Exploring the Dynamics in the Environmental Discourse: The Longitudinal Interaction Among Public Opinion, Presidential Opinion, Media Coverage, Policymaking in 3 Decades and an Integrated Model of Media Effects
Using data on environmental issues drawn from 41 series of poll questions and federal outlay in 43 years (1965-2007) and a content analysis of newspaper articles, television news summaries, and presidential documents in 28 years (1980-2007), with the multivariate Granger Causality test based on Vector Autoregression (VAR) models and bivariate Granger Causality (F and Chi-squire) tests, the study finds that public opinion has little influences on federal environmental expenditure in the past several decades. It also finds that for the presidents, the media, and the public, their agendas (volume of information) cause a change in the agenda and frame building and setting processes are essentially confirmed by the multivariate test, but feedback influences are also identified through the bivariate tests. The multivariate test also shows an influence from the presidential agenda to the public agenda on environmental issues, with no influence identified the other way around. The implications of the proposed five-level integrated model of media effects are also discussed.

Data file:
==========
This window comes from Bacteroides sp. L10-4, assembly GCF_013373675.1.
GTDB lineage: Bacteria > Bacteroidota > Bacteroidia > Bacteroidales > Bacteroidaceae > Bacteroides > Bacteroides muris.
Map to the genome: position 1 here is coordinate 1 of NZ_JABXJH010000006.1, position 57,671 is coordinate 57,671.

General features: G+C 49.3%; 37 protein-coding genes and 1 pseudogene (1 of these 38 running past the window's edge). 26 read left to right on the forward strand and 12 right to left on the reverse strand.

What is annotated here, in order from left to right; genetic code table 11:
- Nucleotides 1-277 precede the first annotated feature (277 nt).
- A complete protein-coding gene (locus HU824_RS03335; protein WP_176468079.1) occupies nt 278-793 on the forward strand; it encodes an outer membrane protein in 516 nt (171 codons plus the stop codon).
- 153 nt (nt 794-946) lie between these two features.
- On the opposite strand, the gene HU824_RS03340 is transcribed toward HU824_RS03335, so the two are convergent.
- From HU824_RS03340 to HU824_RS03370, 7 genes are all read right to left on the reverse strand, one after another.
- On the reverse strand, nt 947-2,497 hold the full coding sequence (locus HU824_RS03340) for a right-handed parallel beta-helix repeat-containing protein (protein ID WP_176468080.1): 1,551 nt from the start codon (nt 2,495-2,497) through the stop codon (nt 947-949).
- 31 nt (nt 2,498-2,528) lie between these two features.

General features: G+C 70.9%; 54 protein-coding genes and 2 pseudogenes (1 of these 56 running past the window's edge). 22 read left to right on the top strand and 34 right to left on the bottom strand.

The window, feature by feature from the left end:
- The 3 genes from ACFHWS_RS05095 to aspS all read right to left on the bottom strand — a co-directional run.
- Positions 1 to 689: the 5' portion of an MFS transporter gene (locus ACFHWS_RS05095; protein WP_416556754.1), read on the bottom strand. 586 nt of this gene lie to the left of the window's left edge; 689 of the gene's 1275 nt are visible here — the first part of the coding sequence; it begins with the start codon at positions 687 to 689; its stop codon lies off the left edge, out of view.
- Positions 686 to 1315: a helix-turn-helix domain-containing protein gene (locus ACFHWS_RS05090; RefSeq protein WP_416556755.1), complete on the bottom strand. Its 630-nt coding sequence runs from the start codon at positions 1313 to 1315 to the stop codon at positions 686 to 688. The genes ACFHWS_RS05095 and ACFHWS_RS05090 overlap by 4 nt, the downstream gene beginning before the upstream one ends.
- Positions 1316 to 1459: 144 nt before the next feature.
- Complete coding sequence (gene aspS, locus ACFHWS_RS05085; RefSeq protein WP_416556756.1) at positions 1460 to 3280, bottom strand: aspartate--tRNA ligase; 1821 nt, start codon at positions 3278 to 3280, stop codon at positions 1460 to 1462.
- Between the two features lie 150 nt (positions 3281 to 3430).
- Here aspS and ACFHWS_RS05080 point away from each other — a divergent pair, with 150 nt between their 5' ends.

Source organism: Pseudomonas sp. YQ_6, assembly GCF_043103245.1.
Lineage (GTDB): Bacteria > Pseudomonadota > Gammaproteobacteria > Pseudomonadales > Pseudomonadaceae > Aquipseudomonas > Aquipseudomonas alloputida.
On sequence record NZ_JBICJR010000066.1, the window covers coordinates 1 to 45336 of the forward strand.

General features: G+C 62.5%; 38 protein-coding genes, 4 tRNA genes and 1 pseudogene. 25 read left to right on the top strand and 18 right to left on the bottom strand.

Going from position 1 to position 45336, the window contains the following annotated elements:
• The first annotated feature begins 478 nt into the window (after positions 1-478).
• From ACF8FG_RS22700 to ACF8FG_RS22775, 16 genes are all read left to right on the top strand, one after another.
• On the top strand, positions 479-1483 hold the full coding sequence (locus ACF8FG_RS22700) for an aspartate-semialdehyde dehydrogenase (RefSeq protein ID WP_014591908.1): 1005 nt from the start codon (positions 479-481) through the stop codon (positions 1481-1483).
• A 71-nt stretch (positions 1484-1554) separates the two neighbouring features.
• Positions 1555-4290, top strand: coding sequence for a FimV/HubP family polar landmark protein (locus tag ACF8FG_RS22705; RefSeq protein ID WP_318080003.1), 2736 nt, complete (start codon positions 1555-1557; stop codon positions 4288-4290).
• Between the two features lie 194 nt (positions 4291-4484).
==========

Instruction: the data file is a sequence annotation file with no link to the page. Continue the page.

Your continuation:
Document Object Identifier (DOI)
Yao, Q., Liu, Z., and Stephens, L.F. (2019). Exploring the dynamics in the environmental discourse: The longitudinal interaction among public opinion, presidential opinion, media coverage, policymaking in 3 decades and an integrated model of media effects. Environmental Systems and Decisions, in press. doi:10.1007/s10669-019-09746-y
Environmental Systems and Decisions